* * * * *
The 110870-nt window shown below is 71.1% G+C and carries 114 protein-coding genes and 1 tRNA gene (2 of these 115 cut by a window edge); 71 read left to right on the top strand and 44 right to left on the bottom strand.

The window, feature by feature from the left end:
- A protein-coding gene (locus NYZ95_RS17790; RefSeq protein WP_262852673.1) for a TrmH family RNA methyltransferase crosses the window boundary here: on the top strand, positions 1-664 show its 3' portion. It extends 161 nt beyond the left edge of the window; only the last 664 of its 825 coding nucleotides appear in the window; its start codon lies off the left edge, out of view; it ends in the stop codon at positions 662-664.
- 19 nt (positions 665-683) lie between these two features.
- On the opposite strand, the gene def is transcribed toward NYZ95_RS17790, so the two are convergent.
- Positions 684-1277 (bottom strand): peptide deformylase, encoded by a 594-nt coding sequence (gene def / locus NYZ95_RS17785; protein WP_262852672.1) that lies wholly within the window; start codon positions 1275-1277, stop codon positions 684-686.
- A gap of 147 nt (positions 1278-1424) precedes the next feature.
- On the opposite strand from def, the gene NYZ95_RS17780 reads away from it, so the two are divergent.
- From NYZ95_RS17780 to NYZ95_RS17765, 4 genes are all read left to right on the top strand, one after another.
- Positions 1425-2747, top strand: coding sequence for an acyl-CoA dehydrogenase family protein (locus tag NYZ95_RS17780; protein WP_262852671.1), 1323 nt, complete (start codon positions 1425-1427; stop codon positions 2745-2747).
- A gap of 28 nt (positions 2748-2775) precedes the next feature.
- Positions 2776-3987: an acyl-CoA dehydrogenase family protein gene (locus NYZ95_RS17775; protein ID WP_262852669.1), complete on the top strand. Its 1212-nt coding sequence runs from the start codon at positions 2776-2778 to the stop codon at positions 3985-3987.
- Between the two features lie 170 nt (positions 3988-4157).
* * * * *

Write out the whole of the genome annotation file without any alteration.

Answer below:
The 110870-nt window shown below is 71.1% G+C and carries 114 protein-coding genes and 1 tRNA gene (2 of these 115 cut by a window edge); 71 read left to right on the top strand and 44 right to left on the bottom strand.

The window, feature by feature from the left end:
- A protein-coding gene (locus NYZ95_RS17790; RefSeq protein WP_262852673.1) for a TrmH family RNA methyltransferase crosses the window boundary here: on the top strand, positions 1-664 show its 3' portion. It extends 161 nt beyond the left edge of the window; only the last 664 of its 825 coding nucleotides appear in the window; its start codon lies off the left edge, out of view; it ends in the stop codon at positions 662-664.
- 19 nt (positions 665-683) lie between these two features.
- On the opposite strand, the gene def is transcribed toward NYZ95_RS17790, so the two are convergent.
- Positions 684-1277 (bottom strand): peptide deformylase, encoded by a 594-nt coding sequence (gene def / locus NYZ95_RS17785; protein WP_262852672.1) that lies wholly within the window; start codon positions 1275-1277, stop codon positions 684-686.
- A gap of 147 nt (positions 1278-1424) precedes the next feature.
- On the opposite strand from def, the gene NYZ95_RS17780 reads away from it, so the two are divergent.
- From NYZ95_RS17780 to NYZ95_RS17765, 4 genes are all read left to right on the top strand, one after another.
- Positions 1425-2747, top strand: coding sequence for an acyl-CoA dehydrogenase family protein (locus tag NYZ95_RS17780; protein WP_262852671.1), 1323 nt, complete (start codon positions 1425-1427; stop codon positions 2745-2747).
- A gap of 28 nt (positions 2748-2775) precedes the next feature.
- Positions 2776-3987: an acyl-CoA dehydrogenase family protein gene (locus NYZ95_RS17775; protein ID WP_262852669.1), complete on the top strand. Its 1212-nt coding sequence runs from the start codon at positions 2776-2778 to the stop codon at positions 3985-3987.
- Between the two features lie 170 nt (positions 3988-4157).